So this story has significance now, why? What’s the significance of words written in stone, yet they are words that are easily broken? The basic meaning of “it’s not written in stone” means that whatever rule is being discussed, whatever terms are being explored, are negotiable.
History is not written in stone. It’s written in blood. Blood of innocents, blood of the guilty, and we all fall somewhere in between, and if you don’t think that’s true, I have an ornate ark of sand I want to sell you. But this is not the world’s first pandemic. Not the first plague.
It was called The Black Death and it decimated the population of Europe anywhere from 45-80%, depending on the region. It was so horrifying because it killed indiscriminately.
Much like the Corona virus, the Black Plague was highly infectious, and easily transmitted. It came from China—but no one called it the “Chinese virus.”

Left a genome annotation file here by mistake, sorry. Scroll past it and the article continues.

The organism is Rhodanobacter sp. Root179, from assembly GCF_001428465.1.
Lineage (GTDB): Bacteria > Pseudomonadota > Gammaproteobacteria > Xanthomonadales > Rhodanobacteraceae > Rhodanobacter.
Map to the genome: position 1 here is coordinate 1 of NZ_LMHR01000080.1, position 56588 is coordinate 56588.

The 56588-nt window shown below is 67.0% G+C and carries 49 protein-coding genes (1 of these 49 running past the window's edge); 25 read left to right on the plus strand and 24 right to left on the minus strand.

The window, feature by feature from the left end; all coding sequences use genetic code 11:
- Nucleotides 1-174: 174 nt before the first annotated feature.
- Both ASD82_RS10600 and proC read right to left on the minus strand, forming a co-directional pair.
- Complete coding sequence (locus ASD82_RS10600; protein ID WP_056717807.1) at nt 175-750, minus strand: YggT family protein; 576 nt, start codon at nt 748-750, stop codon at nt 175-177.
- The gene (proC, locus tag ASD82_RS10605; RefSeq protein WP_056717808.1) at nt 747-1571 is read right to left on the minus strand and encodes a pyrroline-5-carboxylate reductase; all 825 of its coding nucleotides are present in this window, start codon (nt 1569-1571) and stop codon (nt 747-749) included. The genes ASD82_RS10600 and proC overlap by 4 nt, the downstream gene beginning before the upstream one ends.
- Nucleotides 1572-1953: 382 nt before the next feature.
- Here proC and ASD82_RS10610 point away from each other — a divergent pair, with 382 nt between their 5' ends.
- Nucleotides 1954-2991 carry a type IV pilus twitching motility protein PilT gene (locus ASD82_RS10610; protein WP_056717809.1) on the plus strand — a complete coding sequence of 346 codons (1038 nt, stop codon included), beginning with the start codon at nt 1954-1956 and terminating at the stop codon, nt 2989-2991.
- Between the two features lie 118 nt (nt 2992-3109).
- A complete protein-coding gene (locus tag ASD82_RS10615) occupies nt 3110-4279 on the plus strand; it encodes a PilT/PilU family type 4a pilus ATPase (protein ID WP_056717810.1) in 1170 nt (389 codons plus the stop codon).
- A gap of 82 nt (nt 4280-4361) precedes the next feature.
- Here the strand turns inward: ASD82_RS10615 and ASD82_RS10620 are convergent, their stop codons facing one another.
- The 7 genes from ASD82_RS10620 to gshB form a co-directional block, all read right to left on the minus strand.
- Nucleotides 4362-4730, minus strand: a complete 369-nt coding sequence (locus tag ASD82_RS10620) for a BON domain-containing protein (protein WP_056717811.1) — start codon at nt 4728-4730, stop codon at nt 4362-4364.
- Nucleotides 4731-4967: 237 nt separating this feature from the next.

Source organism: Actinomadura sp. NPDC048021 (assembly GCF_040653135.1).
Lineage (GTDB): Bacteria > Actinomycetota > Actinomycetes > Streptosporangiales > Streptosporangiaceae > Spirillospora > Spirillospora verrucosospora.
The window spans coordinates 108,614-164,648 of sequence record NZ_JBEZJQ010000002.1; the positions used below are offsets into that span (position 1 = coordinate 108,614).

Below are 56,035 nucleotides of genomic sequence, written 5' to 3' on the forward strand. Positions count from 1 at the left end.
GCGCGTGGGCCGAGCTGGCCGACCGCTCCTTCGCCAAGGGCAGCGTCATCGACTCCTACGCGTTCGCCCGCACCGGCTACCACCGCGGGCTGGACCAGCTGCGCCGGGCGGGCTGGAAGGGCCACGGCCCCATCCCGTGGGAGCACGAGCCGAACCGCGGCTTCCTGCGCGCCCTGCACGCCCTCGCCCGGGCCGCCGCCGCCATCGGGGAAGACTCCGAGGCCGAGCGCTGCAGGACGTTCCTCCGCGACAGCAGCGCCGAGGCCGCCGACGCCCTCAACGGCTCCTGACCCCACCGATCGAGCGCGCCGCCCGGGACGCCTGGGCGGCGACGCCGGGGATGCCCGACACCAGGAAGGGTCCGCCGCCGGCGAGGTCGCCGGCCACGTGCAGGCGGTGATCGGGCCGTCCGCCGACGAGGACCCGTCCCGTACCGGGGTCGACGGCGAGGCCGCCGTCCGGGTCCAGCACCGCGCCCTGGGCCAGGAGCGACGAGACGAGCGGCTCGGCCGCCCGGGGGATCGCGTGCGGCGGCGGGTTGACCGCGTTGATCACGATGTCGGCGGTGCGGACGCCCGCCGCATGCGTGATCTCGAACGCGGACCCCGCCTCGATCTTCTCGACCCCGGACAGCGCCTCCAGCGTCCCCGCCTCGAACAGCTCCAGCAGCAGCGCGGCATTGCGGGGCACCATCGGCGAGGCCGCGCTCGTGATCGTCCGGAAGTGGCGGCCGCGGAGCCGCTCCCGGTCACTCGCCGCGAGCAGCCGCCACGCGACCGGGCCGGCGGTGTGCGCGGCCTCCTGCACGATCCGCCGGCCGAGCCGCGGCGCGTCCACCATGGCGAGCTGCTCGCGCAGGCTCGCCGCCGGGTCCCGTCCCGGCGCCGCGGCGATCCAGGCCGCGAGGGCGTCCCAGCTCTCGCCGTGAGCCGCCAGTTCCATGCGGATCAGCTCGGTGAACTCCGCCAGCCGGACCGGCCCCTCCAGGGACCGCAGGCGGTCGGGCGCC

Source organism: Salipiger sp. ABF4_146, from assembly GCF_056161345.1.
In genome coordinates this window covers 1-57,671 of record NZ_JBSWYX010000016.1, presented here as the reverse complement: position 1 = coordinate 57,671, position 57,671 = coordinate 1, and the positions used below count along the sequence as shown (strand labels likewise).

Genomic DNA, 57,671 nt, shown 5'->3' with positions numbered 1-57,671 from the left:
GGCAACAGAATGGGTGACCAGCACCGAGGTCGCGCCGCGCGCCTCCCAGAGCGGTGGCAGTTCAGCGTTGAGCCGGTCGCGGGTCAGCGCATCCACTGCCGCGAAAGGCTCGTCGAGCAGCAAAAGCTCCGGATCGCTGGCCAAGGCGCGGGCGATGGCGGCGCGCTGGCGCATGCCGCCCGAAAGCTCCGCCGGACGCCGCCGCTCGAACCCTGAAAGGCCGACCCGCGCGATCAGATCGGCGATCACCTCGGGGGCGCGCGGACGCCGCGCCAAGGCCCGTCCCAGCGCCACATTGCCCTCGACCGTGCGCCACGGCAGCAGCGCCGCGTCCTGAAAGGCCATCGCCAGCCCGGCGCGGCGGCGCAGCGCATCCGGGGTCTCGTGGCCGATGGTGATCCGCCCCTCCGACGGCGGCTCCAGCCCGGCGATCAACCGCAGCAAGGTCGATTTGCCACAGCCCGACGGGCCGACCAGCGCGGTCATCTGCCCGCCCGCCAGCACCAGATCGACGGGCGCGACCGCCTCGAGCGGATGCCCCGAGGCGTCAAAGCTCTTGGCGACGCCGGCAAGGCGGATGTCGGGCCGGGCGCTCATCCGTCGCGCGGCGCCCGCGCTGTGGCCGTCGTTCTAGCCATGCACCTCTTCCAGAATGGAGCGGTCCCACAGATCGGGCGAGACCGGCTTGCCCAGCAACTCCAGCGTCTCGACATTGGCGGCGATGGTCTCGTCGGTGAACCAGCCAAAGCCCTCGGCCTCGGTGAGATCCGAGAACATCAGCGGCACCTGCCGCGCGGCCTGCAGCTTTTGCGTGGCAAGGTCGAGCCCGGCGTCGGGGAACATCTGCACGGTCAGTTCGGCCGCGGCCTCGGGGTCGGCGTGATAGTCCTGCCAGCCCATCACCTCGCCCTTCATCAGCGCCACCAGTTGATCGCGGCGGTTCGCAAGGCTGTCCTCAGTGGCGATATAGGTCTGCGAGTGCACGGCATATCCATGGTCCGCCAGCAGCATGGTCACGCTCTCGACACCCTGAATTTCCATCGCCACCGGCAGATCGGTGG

While it originated there, the demand for goods from China was as high then as it is now. The goods were brought along the Silk Road, then by Genoese merchant ships, and the Black Plague spread throughout Europe and beyond and yes, while from China, it was our demand, your demand, their demand for products “Made in China,” just like your cool new bucketful of crap you got in Prime 2-day shipping from Amazon, that facilitated the pandemic.
But the at-risk populations of the past are the very same at-risk populations today: those with means didn’t die as readily as the poor. Back then, those without means were already suffering from underlying health conditions, not the least of which was malnutrition. Those not in good health usually had no way to pay for wellness and were older in physical health due to hard day-in, day-out labor and like the Corona virus, it afflicted the elderly more than the young.